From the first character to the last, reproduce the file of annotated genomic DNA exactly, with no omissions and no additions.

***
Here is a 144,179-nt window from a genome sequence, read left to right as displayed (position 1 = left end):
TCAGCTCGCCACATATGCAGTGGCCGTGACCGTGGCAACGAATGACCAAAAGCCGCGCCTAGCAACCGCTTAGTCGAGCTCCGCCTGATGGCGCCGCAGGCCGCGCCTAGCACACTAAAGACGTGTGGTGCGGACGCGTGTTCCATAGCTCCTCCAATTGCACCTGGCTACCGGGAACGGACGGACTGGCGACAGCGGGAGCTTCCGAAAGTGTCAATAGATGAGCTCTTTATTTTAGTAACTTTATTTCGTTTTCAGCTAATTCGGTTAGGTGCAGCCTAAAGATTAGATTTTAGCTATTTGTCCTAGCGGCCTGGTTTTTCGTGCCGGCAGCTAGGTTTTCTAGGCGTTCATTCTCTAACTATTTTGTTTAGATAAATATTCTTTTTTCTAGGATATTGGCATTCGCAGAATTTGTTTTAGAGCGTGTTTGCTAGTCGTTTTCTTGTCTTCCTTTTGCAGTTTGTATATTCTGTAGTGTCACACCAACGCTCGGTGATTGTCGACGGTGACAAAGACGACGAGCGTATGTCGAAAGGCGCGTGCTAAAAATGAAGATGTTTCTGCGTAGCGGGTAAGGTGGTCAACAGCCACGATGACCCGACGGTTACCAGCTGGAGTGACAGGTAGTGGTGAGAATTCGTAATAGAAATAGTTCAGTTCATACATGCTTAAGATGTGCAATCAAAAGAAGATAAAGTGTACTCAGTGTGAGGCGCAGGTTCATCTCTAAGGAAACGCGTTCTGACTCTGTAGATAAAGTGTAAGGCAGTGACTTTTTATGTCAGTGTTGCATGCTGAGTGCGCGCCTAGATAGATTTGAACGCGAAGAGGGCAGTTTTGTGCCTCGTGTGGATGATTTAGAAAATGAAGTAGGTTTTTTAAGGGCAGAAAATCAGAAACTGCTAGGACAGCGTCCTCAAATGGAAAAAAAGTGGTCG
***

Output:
Here is a 144,179-nt window from a genome sequence, read left to right as displayed (position 1 = left end):
TCAGCTCGCCACATATGCAGTGGCCGTGACCGTGGCAACGAATGACCAAAAGCCGCGCCTAGCAACCGCTTAGTCGAGCTCCGCCTGATGGCGCCGCAGGCCGCGCCTAGCACACTAAAGACGTGTGGTGCGGACGCGTGTTCCATAGCTCCTCCAATTGCACCTGGCTACCGGGAACGGACGGACTGGCGACAGCGGGAGCTTCCGAAAGTGTCAATAGATGAGCTCTTTATTTTAGTAACTTTATTTCGTTTTCAGCTAATTCGGTTAGGTGCAGCCTAAAGATTAGATTTTAGCTATTTGTCCTAGCGGCCTGGTTTTTCGTGCCGGCAGCTAGGTTTTCTAGGCGTTCATTCTCTAACTATTTTGTTTAGATAAATATTCTTTTTTCTAGGATATTGGCATTCGCAGAATTTGTTTTAGAGCGTGTTTGCTAGTCGTTTTCTTGTCTTCCTTTTGCAGTTTGTATATTCTGTAGTGTCACACCAACGCTCGGTGATTGTCGACGGTGACAAAGACGACGAGCGTATGTCGAAAGGCGCGTGCTAAAAATGAAGATGTTTCTGCGTAGCGGGTAAGGTGGTCAACAGCCACGATGACCCGACGGTTACCAGCTGGAGTGACAGGTAGTGGTGAGAATTCGTAATAGAAATAGTTCAGTTCATACATGCTTAAGATGTGCAATCAAAAGAAGATAAAGTGTACTCAGTGTGAGGCGCAGGTTCATCTCTAAGGAAACGCGTTCTGACTCTGTAGATAAAGTGTAAGGCAGTGACTTTTTATGTCAGTGTTGCATGCTGAGTGCGCGCCTAGATAGATTTGAACGCGAAGAGGGCAGTTTTGTGCCTCGTGTGGATGATTTAGAAAATGAAGTAGGTTTTTTAAGGGCAGAAAATCAGAAACTGCTAGGACAGCGTCCTCAAATGGAAAAAAAGTGGTCG